jump to navigation

Book review backlog January 29, 2009

Posted by thejinx in books.
Tags: , , , , , , ,

I’ve been putting off my latest book reviews because I’m afraid they won’t sound very professional.  But, this is my blog and I never made any claims that my reviews are professional or enlightened, it’s just my opinions of the books I read.  Hopefully, further book reviews will be more positive than they have been, because as of this year, I’m not going to continue reading books that utterly fail to captivate me when I have so many more to read as it is.

That said, I’ve read a few since I last shared any.

Soul, Tobsha Learner – Still working my way through the backlog of free ebooks from Tor.com before the website opened.  This is a dual story about a geneticist struggling through a new study and coming to grips with her husband suddenly leaving her, and her great-grandmother’s rise in Victorian England from rural Ireland to fashionable London as she catches the fancy of an ex-soldier turned scientist.

To start with, for anyone who might be tempted to pick up this book, I would like to point out that this was published by the wrong company.  There is nothing fantasy about this book.  It is a modern-day and historical fiction, and further, it reads more like literary fiction than nearly all of the genre books I’ve read – never mind the reading guide at the end.

Aside from that, the story/stories in this novel are interesting.  The characters are well portrayed, and I did find myself wondering what was going to happen next.  However, the recurring theme of loneliness was something of a detriment to the book’s enjoyment.  Every major character went through some period of loneliness through the book, in a way that was well written, but depressing to the point of annoying, and it honestly put me in a bad mood at times while I was reading it.  Kudos to the author for making me feel along with the characters, for really making me appreciate the injustice of it all as I got each character’s different perspective, but it was frustrating to read.  It wasn’t a bad book, but it’s not one I would recommend.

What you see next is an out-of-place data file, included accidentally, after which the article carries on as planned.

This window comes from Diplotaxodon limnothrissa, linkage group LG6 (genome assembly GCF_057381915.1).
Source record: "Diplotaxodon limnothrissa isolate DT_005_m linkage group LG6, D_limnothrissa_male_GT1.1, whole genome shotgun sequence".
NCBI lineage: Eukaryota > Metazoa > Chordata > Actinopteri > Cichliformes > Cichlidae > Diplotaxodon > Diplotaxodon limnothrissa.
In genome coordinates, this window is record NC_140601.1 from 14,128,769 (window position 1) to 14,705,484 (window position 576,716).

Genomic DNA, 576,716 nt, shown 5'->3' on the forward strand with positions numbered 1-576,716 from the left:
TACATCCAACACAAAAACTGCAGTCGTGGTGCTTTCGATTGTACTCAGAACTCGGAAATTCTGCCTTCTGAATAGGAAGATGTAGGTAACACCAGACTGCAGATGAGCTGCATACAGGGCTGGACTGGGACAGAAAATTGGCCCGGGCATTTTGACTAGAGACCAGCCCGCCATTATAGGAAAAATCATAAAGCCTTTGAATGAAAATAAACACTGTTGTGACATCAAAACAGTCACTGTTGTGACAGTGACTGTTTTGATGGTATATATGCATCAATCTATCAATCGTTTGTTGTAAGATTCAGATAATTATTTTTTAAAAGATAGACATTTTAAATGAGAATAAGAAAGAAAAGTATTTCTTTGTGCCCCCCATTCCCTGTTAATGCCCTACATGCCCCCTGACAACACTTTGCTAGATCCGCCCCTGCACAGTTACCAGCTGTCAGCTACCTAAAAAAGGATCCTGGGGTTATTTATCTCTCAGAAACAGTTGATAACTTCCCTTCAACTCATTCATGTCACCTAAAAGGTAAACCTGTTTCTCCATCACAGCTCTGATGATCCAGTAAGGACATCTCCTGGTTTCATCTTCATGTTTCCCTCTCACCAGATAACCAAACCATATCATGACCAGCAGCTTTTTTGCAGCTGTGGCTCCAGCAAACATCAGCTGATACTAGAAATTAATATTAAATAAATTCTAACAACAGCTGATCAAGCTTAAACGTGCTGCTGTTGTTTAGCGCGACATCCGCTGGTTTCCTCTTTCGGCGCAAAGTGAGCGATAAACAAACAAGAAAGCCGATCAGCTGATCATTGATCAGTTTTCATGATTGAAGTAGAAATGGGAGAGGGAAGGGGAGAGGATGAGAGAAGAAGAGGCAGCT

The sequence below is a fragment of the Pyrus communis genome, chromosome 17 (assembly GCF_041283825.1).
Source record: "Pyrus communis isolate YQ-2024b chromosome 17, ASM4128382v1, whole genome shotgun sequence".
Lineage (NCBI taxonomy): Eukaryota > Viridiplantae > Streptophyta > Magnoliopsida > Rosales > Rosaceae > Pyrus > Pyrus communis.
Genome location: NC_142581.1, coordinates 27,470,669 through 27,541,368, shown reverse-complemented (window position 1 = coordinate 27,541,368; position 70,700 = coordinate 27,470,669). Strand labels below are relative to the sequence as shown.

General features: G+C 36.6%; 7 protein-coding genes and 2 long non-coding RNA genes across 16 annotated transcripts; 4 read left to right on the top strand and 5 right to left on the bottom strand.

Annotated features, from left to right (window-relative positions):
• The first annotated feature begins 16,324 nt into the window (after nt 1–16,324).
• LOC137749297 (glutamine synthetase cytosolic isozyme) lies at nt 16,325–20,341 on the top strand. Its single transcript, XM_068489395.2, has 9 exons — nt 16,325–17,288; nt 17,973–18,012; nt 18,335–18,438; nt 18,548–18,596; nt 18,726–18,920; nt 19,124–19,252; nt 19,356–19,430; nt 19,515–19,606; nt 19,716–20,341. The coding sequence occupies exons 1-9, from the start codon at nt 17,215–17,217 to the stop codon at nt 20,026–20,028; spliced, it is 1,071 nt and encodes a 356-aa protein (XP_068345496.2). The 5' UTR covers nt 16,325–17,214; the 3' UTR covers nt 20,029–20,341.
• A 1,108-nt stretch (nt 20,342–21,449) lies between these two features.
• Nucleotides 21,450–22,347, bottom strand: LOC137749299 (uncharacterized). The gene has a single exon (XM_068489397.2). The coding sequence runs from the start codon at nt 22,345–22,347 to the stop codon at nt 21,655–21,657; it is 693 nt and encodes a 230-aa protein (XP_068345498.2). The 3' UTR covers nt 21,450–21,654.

A Christmas Carol, Charles Dickens – I’d never read this classic before and decided the season was right a little over a month ago.  This is the story of the miserly Ebenezer Scrooge on the night before Christmas, when he’s visited by the ghosts of Christmases Past, Present, and Yet to Come and is convinced to change his ways.

It’s a classic story, of course, and it reads like classic British literature, and not necessarily in a good way.  The writing is very dry – there was an obnoxious passage on the first page about the author’s opinion of the phrase “dead as a doornail” – and I found Scrooge’s change a little too willing for the way he was set up in the beginning.  As a classic, of course, I can appreciate it, but that’s about all I can say for it.